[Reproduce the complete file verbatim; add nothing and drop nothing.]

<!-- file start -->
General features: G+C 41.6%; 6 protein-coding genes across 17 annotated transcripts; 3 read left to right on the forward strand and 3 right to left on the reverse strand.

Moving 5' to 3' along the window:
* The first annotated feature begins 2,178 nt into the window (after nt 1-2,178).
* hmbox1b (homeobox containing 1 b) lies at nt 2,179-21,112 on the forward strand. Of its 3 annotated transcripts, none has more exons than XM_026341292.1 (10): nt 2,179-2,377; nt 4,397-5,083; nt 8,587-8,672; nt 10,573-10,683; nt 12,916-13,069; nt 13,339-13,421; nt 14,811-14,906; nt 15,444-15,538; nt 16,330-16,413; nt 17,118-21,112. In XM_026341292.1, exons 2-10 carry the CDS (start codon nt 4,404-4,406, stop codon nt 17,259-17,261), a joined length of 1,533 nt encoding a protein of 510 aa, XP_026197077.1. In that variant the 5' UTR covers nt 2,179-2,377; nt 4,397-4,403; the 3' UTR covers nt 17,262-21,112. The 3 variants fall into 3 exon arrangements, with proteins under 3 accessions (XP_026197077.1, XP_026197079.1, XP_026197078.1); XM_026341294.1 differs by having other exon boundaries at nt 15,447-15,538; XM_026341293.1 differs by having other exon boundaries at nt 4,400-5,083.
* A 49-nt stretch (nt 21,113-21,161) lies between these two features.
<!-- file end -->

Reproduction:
General features: G+C 41.6%; 6 protein-coding genes across 17 annotated transcripts; 3 read left to right on the forward strand and 3 right to left on the reverse strand.

Moving 5' to 3' along the window:
* The first annotated feature begins 2,178 nt into the window (after nt 1-2,178).
* hmbox1b (homeobox containing 1 b) lies at nt 2,179-21,112 on the forward strand. Of its 3 annotated transcripts, none has more exons than XM_026341292.1 (10): nt 2,179-2,377; nt 4,397-5,083; nt 8,587-8,672; nt 10,573-10,683; nt 12,916-13,069; nt 13,339-13,421; nt 14,811-14,906; nt 15,444-15,538; nt 16,330-16,413; nt 17,118-21,112. In XM_026341292.1, exons 2-10 carry the CDS (start codon nt 4,404-4,406, stop codon nt 17,259-17,261), a joined length of 1,533 nt encoding a protein of 510 aa, XP_026197077.1. In that variant the 5' UTR covers nt 2,179-2,377; nt 4,397-4,403; the 3' UTR covers nt 17,262-21,112. The 3 variants fall into 3 exon arrangements, with proteins under 3 accessions (XP_026197077.1, XP_026197079.1, XP_026197078.1); XM_026341294.1 differs by having other exon boundaries at nt 15,447-15,538; XM_026341293.1 differs by having other exon boundaries at nt 4,400-5,083.
* A 49-nt stretch (nt 21,113-21,161) lies between these two features.